Cultures became more dependent on terrain and natural resources provided by geographical settlement areas. It’s during the Archaic Period we see the first evidence of many significant cultural developments among the native peoples such as trade activity between settlements exchanging raw materials, food items, animal skins, and fabricated tools. Evidence also shows that they development occupational specializations such as hunters, cooks, tool makers, and basket weavers.
Groups became more involved in creating a “tribal” style of life and social complexity increased. The Groups were most likely composed of several nuclear families, perhaps linked maternally or patriotical ancestry. It is also likely that a respected older individual acted as headperson of the band, leading discussions and acting as a mediator in disputes.
Burial of the deceased was a practice which goes back to Paleo Lithic period but with the Archaic Culture the burials became more ritualistic. The burials would show respect and love for the deceased individual. Obvious care was taken in dressing and leaving the deceased with prized possessions and in a protective state.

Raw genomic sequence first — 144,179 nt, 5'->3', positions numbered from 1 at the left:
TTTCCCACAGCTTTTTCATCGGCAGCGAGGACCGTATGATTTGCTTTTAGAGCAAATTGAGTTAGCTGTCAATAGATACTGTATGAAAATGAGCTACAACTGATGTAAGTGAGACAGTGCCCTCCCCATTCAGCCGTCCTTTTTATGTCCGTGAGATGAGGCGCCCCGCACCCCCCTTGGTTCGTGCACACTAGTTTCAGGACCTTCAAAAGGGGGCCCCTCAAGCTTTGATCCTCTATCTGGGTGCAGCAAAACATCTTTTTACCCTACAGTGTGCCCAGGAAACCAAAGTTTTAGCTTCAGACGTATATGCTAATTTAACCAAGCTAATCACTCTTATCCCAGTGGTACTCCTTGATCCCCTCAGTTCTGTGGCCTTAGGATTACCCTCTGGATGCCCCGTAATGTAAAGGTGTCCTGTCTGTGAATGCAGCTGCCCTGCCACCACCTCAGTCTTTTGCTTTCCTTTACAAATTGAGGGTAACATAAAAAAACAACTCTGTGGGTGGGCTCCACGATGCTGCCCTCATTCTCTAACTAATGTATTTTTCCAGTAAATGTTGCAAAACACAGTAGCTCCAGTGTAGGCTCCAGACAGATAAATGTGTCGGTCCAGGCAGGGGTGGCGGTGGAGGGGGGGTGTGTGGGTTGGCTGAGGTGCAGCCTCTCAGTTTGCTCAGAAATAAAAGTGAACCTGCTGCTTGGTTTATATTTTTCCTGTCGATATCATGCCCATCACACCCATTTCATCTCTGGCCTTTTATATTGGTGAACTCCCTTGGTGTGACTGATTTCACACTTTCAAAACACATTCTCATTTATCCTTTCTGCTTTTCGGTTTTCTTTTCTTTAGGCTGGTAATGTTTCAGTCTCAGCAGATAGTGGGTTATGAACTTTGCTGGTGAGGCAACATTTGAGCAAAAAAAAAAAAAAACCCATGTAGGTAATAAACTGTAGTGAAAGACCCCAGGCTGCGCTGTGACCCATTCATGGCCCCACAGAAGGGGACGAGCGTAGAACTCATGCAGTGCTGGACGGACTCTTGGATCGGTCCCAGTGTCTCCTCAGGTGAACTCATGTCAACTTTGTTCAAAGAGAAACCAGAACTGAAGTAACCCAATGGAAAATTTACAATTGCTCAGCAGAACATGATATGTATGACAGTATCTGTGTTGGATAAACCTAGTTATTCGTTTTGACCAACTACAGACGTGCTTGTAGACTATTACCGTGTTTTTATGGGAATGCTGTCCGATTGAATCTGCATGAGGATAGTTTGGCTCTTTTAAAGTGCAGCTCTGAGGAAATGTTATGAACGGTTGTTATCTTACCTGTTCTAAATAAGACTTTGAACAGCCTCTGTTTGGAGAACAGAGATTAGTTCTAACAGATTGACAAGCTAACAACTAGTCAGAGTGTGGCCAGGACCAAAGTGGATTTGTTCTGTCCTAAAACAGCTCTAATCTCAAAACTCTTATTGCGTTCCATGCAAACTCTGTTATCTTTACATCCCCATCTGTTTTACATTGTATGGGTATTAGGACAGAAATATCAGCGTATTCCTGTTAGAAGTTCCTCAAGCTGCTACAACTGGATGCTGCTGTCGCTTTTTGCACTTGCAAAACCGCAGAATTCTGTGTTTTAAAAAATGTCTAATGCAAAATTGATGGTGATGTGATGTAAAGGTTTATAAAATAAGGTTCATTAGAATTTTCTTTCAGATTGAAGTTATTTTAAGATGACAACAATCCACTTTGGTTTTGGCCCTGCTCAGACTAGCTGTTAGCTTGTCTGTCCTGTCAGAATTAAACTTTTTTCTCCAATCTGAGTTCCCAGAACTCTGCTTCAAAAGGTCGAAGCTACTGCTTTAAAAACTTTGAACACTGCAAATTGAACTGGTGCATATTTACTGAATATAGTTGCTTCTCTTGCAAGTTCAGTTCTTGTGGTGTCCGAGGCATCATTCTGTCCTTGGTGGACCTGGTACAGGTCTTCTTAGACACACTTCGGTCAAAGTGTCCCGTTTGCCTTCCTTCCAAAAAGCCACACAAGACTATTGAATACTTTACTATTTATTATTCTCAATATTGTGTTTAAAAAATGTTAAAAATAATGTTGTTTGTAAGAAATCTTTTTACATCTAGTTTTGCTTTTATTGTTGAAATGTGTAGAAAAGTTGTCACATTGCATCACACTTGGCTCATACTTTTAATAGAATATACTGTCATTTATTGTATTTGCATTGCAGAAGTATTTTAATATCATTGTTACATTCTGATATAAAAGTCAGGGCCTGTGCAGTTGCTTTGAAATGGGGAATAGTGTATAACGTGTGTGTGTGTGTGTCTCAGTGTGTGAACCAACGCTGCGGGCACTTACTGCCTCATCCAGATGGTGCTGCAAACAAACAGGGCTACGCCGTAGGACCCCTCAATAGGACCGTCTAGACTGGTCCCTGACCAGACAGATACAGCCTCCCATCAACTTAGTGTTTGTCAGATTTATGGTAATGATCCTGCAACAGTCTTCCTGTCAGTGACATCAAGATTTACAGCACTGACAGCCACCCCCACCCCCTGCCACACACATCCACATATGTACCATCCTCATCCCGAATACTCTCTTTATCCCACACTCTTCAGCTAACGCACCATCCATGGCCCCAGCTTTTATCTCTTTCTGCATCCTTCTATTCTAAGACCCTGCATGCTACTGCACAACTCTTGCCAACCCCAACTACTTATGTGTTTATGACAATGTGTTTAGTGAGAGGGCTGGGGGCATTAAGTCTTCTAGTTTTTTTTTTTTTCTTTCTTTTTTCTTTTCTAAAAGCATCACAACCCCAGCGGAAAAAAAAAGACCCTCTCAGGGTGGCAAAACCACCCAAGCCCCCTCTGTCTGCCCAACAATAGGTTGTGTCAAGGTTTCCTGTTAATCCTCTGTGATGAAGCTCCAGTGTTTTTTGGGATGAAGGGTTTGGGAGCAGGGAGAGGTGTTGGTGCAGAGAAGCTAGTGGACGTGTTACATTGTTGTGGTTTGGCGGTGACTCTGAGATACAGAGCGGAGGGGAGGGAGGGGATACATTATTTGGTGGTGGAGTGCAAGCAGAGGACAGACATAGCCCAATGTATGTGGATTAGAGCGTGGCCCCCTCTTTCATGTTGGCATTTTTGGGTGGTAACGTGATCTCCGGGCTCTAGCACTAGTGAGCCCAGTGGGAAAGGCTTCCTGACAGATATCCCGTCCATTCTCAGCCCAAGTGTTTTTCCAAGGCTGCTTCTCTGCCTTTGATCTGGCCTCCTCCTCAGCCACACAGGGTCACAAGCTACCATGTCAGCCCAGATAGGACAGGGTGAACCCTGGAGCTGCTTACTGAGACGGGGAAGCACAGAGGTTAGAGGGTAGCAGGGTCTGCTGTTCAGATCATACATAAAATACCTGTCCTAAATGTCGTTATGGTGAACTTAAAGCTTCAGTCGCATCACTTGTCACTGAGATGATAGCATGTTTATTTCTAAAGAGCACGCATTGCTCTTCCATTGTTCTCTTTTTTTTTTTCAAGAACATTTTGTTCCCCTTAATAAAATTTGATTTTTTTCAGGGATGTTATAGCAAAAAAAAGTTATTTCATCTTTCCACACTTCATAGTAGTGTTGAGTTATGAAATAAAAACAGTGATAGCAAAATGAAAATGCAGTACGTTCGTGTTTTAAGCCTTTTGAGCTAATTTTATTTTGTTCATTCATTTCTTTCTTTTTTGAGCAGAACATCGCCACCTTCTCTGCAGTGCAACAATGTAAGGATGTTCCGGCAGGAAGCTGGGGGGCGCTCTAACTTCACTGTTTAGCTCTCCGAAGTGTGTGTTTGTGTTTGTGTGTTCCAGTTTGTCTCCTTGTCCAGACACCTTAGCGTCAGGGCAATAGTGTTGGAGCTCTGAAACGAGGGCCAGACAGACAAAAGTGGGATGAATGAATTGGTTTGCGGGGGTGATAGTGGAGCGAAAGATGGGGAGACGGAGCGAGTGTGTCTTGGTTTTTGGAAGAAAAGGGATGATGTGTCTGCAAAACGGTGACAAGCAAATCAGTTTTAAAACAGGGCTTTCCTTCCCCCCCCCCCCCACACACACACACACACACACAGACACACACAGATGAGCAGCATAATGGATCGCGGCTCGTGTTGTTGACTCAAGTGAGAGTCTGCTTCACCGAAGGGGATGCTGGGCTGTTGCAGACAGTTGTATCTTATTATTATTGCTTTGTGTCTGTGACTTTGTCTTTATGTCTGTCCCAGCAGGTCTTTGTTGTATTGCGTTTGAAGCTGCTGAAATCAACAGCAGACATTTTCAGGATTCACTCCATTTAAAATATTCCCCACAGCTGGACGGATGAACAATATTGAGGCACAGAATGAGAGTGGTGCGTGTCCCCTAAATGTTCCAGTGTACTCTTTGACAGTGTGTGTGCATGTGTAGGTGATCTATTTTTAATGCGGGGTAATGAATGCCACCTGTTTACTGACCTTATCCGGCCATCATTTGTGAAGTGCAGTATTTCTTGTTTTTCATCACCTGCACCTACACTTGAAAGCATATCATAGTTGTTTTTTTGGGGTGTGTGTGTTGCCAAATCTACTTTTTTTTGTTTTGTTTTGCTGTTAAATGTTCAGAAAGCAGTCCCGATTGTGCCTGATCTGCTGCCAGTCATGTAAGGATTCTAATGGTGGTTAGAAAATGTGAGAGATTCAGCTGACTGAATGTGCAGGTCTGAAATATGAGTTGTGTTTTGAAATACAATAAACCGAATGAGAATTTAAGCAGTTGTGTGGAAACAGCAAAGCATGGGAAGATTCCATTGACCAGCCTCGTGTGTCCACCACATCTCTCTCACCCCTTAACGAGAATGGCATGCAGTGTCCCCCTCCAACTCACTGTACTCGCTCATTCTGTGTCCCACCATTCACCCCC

Ritualistic Burial of a Respected Member of a Native American Archaic Group)
Numerous cultures developed within the Archaic Stage (1,500 to 8,000 years ago) with each culture variance dependent on survival conditions within specific areas. The more notable Archaic Cultures have been grouped as cultural “Traditions” and classified on a geographical basis: Eastern Tradition, cultures east of the Mississippi River; and Western Tradition, cultures west of the Mississippi River; and, Northern / Arctic Archaic tradition, cultures in Canada and arctic region.
Western Tradition Cultures:
- Desert Culture
- Cochise Culture
- Old Cordilleran Culture
Eastern Tradition Cultures:
- Old Copper Culture